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Blitty
Blitty

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RustLings II

Willkommen!!

Sorry is German :)

Re-writing the post, I've learned that rust is expression-based language HAHAHAH and I was like a friend does "AAAJJJAAAAAMMMMMMM...." that is a well I don't know how to translate it.

So what is an expression-based language??? Well I searched it on DuckDuckGo ;)

and for me the best result was the wikipedia page hahahha, yeah so this is what it says:

An expression-oriented programming language is a programming language in which every (or nearly every) construction is an expression and thus yields a value.

But... so this means that everything or nearly every construction is an expression and it produces a value. Wish you understood it :V

Rust is made of Statements and Expressions

Statements are Instructions that perform some action and do not return a value. Expressions evaluate to a resulting value. (from docs)

Maybe with an example???
So in the book (that are the docs) it has this example:

let x = (let y = 6);
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So here we would say that x=6 and y=6, no?

Well this is not true with rust and there is an explanation... the errors in terminal... Ok no HAHAHAHHAHA
I was kidding.

You cannot do this in Rust and the reason is because the let keyword is a Statement, and as the book says, a Statement does not return a value!!!!
So it is impossible to do that in Rust!!

Then we have Expression, as the book says, those "evaluate to a resulting value", we could say that is something like "return a value". So... how can we do the last code and add 5 to work???
We can use blocks, this are statements you can have a piece of code, and return a value.

let y = 5
let x = {
  let y = 10;
  y + 5 // returns the value (also is an expression)
}
// if you print "y", you get 5 not 10, go and search why :D
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Also, Expressions DO NOT INCLUDE SEMICOLONS AT THE END, and this is important.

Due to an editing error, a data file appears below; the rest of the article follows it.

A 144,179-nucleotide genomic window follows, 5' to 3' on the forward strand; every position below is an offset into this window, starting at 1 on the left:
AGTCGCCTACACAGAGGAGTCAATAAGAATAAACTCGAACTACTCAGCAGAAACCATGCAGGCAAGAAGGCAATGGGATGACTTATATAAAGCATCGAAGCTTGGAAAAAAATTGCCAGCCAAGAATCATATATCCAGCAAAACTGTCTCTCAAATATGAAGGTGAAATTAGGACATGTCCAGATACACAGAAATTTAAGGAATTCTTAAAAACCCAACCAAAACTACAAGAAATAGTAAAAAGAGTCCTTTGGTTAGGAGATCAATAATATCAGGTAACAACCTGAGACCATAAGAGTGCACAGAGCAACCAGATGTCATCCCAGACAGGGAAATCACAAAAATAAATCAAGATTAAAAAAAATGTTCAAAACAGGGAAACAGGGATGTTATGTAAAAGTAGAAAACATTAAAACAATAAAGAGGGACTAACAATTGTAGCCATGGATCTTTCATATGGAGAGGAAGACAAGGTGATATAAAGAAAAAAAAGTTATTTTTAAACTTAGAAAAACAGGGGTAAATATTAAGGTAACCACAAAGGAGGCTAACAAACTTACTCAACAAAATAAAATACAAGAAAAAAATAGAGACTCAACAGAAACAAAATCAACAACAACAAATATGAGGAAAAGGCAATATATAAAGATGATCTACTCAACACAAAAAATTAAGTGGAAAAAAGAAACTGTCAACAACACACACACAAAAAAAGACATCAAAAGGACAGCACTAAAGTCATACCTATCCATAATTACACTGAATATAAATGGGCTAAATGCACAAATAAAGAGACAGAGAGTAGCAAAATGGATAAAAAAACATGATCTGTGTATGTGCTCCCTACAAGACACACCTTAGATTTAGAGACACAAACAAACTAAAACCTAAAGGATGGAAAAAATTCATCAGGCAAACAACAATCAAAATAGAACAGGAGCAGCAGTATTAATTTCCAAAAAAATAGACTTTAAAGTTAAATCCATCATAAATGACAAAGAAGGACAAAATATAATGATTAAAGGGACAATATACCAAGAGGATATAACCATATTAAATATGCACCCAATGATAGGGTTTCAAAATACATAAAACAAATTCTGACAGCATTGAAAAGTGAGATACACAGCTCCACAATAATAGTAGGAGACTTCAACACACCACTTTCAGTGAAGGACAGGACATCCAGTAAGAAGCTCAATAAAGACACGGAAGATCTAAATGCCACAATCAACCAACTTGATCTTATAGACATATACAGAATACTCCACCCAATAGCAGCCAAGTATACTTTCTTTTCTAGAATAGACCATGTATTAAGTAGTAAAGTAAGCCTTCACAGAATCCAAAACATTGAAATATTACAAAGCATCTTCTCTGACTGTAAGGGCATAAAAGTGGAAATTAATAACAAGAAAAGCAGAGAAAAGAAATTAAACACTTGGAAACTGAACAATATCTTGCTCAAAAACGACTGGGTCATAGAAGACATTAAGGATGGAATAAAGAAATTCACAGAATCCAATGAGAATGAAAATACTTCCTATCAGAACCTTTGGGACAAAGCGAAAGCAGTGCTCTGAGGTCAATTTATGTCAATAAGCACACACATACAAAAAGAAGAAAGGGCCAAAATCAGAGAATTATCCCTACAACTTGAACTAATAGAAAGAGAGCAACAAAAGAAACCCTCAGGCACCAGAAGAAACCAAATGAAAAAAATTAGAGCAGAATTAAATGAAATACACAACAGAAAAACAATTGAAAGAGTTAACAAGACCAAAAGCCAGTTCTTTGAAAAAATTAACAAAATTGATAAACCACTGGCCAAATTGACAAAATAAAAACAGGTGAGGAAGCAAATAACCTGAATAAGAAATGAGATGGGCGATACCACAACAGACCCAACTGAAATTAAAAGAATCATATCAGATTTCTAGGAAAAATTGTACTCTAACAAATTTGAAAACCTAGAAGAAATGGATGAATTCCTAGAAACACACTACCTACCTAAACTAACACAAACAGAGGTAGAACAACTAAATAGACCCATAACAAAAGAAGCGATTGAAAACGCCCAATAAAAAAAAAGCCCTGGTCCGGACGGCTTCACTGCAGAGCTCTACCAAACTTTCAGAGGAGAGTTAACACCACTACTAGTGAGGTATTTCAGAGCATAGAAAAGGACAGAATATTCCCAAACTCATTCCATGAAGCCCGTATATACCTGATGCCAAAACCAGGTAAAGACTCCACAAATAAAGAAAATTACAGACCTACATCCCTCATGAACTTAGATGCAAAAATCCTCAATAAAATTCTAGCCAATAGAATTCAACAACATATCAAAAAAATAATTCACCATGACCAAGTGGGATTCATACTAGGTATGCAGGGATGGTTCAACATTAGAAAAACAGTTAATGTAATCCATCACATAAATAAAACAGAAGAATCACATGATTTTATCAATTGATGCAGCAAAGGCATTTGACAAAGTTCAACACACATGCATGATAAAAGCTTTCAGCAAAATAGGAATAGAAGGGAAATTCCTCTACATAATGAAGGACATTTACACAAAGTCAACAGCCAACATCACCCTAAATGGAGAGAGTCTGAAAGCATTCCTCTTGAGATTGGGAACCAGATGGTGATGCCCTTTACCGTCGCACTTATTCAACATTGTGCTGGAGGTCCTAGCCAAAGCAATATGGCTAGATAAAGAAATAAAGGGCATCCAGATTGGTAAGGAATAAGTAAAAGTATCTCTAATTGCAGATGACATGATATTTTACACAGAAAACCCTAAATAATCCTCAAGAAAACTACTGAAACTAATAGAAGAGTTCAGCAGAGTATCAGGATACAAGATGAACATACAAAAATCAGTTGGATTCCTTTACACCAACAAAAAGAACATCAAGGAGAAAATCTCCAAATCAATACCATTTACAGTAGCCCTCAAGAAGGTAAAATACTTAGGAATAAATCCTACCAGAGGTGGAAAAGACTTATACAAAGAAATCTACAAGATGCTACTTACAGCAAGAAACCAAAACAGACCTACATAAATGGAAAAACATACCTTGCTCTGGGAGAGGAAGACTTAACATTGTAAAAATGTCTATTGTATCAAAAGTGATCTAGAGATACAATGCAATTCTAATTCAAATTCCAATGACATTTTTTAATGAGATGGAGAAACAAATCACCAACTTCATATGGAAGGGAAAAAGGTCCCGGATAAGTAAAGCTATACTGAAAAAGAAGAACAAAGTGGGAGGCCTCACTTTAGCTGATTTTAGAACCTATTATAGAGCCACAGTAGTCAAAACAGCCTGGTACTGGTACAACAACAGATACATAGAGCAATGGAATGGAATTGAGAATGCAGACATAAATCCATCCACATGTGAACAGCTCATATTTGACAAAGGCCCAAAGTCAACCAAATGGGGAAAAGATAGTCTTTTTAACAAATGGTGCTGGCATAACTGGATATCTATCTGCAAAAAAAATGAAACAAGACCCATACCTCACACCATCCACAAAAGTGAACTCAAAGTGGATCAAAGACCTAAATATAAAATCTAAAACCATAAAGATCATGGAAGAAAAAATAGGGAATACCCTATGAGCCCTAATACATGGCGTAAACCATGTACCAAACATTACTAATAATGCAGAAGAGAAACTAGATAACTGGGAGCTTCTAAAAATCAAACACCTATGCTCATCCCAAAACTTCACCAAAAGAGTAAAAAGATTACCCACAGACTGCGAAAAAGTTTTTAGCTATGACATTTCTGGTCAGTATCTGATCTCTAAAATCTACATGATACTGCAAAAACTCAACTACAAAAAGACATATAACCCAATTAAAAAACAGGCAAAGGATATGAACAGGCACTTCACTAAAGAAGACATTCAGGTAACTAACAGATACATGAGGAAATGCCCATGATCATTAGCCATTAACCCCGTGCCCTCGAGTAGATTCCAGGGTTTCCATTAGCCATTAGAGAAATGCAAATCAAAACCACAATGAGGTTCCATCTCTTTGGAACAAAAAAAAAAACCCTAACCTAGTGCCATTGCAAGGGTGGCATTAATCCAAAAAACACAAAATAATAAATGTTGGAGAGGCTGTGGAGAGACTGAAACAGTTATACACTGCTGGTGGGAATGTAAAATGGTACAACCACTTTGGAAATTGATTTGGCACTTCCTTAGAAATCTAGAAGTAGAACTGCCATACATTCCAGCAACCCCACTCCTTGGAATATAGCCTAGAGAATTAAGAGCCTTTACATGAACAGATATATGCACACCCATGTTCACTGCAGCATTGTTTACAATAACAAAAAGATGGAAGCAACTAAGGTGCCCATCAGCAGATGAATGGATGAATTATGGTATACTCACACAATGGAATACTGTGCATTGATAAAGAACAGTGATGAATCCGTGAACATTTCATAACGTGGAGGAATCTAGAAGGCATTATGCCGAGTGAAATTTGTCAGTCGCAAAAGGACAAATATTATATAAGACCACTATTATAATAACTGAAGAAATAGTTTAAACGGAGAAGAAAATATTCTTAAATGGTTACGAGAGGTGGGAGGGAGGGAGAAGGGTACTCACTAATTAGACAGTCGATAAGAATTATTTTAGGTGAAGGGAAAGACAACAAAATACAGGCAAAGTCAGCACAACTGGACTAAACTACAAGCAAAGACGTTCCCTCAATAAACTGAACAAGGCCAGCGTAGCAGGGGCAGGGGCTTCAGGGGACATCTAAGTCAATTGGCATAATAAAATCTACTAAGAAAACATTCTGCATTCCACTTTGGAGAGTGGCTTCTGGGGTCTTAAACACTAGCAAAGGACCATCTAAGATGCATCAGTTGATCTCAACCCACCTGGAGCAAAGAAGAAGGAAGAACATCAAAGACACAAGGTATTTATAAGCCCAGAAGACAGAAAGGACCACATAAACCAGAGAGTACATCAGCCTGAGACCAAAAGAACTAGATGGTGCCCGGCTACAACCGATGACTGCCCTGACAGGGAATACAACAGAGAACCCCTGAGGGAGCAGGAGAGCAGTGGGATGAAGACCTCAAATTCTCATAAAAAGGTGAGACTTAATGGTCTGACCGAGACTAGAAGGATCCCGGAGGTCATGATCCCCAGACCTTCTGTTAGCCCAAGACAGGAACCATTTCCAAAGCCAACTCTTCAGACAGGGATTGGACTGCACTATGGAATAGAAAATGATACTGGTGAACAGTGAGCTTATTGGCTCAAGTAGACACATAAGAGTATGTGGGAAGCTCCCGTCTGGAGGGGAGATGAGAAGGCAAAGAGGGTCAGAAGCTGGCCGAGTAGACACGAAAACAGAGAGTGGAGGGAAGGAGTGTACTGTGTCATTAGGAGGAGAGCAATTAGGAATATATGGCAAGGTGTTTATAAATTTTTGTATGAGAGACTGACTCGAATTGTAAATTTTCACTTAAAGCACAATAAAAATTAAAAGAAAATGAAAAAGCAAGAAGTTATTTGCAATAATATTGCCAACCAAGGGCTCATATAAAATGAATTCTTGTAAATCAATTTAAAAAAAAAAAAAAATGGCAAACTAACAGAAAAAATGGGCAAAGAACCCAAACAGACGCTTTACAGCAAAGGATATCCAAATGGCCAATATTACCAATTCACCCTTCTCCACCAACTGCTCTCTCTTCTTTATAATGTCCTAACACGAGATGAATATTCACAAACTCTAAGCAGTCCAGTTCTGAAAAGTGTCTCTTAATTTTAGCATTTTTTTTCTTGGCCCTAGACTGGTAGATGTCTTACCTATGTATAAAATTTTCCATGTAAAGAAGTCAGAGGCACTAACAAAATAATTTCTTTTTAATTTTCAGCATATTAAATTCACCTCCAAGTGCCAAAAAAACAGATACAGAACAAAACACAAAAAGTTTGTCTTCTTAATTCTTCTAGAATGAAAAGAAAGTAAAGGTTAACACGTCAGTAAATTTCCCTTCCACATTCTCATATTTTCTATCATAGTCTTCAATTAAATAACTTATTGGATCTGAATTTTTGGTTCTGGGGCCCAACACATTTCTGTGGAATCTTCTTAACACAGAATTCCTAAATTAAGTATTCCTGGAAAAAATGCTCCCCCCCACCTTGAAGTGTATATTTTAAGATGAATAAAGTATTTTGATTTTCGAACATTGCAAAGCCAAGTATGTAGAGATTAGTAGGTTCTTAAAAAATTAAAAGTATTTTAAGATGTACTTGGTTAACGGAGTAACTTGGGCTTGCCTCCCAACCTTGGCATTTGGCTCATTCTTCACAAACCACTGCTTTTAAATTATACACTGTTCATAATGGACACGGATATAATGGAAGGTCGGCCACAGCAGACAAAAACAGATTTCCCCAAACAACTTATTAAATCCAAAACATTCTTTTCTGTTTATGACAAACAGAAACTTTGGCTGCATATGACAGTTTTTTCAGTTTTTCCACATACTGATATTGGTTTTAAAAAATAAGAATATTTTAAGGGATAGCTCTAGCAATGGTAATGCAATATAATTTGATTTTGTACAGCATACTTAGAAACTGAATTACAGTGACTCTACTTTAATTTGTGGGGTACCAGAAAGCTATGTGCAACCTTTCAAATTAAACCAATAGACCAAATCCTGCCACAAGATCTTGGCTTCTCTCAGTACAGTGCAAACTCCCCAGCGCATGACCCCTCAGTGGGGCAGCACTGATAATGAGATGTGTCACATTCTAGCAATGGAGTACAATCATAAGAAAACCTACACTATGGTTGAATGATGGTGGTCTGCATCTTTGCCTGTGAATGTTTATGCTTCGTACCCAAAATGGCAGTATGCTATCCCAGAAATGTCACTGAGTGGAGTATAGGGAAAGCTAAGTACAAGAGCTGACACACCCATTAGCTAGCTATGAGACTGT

Other Expressions ->

  • calling a function
  • calling a macro
  • let x = 6, here 6 is an Expression, because 6 evaluates to 6 (AHAAHHAHAHAHAHAHA, love this explanations from the doc)

PD1: I think there are more, but I cannot think of them right now, those are examples from the docs, but everything that can evaluate to a value, is an Expression, otherwise an Instruction or Statement.

So that was the difficult part of this chapter, wish you understood everything and I wrote it well. Anything tell me :D

Here you have the easy part uwu

You create a function like with fn keyword

fn bonjour() {
  // If you've watched Modern Family, you will understand it :D
  println!("Yelooouuuhhh!!!");
}
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if the function does not specify the return data type, then it returns nothing. You specify a function to return something like this:

fn example () -> i8 {}
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Now as we are not in python, we need to specify the type of the parameter (doc).

fn new_user (id: i32) {
  println!("New user {}", id);
}
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In rust you can return the value in 2 ways.

1 -> without the return keyword

fn is_even(num: i32) -> bool {
    num % 2 == 0
}
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And.... why does this work??? Well... very easy, you are specifying the type you want to return and you have no ; in the instruction. Which means, as we said later, that this is an Expression so it evaluates a value.

Another example

fn uwu(n: i8) -> i8 {
  if (n < 19)
    n
  else
    n%20
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  1. -> using return You just use the keyword and ;
fn is_even(num: i32) -> bool {
    return num % 2 == 0;
}
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PD: I have read the docs like 10 times to understand that jajajaj
reading


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Discussion (1)

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captainyossarian profile image
yossarian

I see article about Rust - I upvote